#83 May 2018: DEATH in the ENVIRONMENT

Monthly article in the Berry Town Crier : Death in the Environment by Harvey Blue

Death in the Environment:

 Spring celebrates birth so why not think about death in autumn.

Animal: A couple of months ago a vehicle hit and killed a wombat on the side of Tindalls Lane. It was under the roadside canopy of trees and was not close to anyone’s driveway. It has undergone the process of decay in the sight of passing cars. Initial decay saw crows and foxes scavenging the body. This was followed by the bloating period with attack by maggots and beetles. The third stage of the decomposition saw the fluids and other nutrients purge out on to the surrounding ground killing vegetation immediately around the carcase. This process deflated the remains to a flat mat of fur and bones. The current state of the dead animal is the advance decay which will leave just the skeleton. The spilled nutrients will create new life in the area. Nothing is lost.

Vegetable: On land adjacent to the new highway the contractors have placed many large logs adjacent to the alignment fencing where they will decay. In some places they have left large dead trees standing like ghosts at a safe distance from the traffic.  These may be considered ‘eyesores’ by the passers-by many of whom come to Berry because of its natural beauty. These dead trees, however, can be nesting or perching places for birds and local fauna. They will decay and be eaten by wood borers and termites. New life will be created.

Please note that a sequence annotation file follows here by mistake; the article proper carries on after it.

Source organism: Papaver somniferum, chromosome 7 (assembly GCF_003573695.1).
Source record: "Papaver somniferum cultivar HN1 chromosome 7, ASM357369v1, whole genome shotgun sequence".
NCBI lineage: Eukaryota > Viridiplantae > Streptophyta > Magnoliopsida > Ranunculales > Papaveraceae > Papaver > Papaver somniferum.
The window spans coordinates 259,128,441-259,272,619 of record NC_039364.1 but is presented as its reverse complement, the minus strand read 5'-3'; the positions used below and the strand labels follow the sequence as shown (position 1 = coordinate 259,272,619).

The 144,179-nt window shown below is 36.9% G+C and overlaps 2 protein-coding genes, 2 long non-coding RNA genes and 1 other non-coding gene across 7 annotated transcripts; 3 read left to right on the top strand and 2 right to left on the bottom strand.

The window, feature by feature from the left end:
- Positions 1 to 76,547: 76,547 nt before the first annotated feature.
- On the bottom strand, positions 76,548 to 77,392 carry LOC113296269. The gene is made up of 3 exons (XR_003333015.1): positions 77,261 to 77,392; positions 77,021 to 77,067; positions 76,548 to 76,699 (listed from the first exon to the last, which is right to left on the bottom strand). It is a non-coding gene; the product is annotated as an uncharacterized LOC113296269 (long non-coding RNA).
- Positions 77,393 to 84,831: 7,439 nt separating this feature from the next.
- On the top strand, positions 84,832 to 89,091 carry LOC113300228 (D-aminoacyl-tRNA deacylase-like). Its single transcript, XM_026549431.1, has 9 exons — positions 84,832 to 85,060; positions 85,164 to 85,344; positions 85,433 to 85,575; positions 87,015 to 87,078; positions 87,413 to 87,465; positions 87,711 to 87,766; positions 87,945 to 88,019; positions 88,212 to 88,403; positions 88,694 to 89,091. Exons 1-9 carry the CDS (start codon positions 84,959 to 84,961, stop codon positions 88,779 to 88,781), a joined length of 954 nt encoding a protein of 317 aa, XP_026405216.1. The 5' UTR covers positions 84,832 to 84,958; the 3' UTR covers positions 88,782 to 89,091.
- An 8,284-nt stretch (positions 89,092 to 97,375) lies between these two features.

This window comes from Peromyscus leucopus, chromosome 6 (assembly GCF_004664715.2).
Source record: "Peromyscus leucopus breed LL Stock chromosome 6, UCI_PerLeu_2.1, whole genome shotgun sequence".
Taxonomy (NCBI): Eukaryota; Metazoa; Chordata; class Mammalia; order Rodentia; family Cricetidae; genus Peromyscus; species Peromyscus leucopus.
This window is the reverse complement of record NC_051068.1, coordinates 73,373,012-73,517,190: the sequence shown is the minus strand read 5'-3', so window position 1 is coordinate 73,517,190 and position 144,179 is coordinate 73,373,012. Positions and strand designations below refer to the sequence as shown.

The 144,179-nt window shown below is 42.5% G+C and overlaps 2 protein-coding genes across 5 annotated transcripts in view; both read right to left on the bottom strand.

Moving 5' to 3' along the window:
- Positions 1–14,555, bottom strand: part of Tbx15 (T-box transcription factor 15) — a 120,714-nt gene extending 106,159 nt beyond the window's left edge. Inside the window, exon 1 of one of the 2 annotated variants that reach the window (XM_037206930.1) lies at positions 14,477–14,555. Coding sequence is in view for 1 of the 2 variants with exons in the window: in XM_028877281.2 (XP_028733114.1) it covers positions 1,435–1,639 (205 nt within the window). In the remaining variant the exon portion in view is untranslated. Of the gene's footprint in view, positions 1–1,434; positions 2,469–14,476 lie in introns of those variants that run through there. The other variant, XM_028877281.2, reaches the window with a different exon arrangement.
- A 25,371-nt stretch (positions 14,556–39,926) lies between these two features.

Mineral: These processes have been going on in the Berry area for literally millions of years. Fossil collectors in the Broughton area have found many large numbers of Brachiopod in the exposed strata along a Creek in Broughton Vale. These are mussel like Marine animals from the Late Permian. 260 million ago this Broughton formation was a Near-Shore Marine and Volcanic environment, part of the Southern Sydney Basin. It was part of the Gondwana continent and was situated at the present day position of Ross Ice Shelf. The density of these fossils in the rock indicates that they were an extremely fecund species that has been overwhelmed by a cataclysmic volcanic event.


Working Bees for May 2018:

Alexandra Street Parkcare: 9-11 am Friday 18th: Gail Paton 44487915.

Bong Bong Road: 9-11am Sunday 13th: Julia Woinarski 4464 2084.

Broughton Vale: 9-11am Sunday 6th: Kelvin Officer 0427 255417.

Bundewallah Bushcare: 3-5pm Sunday 27th: John Clark 44643911.

Camp Quality: 9-11am Sunday 20th: Hugh Sheil, hugh.sheil@realtimecom.com.au or Jeanne Highland 4464 1271.

David Berry Hospital: 2-4pm Saturday 19th: Leslie Pigott 44643241.

Mount Coolangatta: Nola Barker. Mobile 040944-6418, nolajbarker@live.com.au. Time to be advised. Meet at end of Roxbrough Rd, Far Meadow.

Mark Radium Park: 9-11am Friday 25th: Sue Seldon

Princess St. Parkcare: 9-11am Monday 28th, Terry Oades 44643651.

Tindalls Lane: 9-11am Sunday 13th: Jim Jefferis 4464 2988.


Plant identification service: Please contact Harvey Blue 4464 1880 or Ian Parker, 4448 6359.


Visit our pages at:  http://www.landcare.nsw.gov.au/groups/berry-landcare for more on Berry Landcare and late changes to working bee details. Information can also be found on Facebook.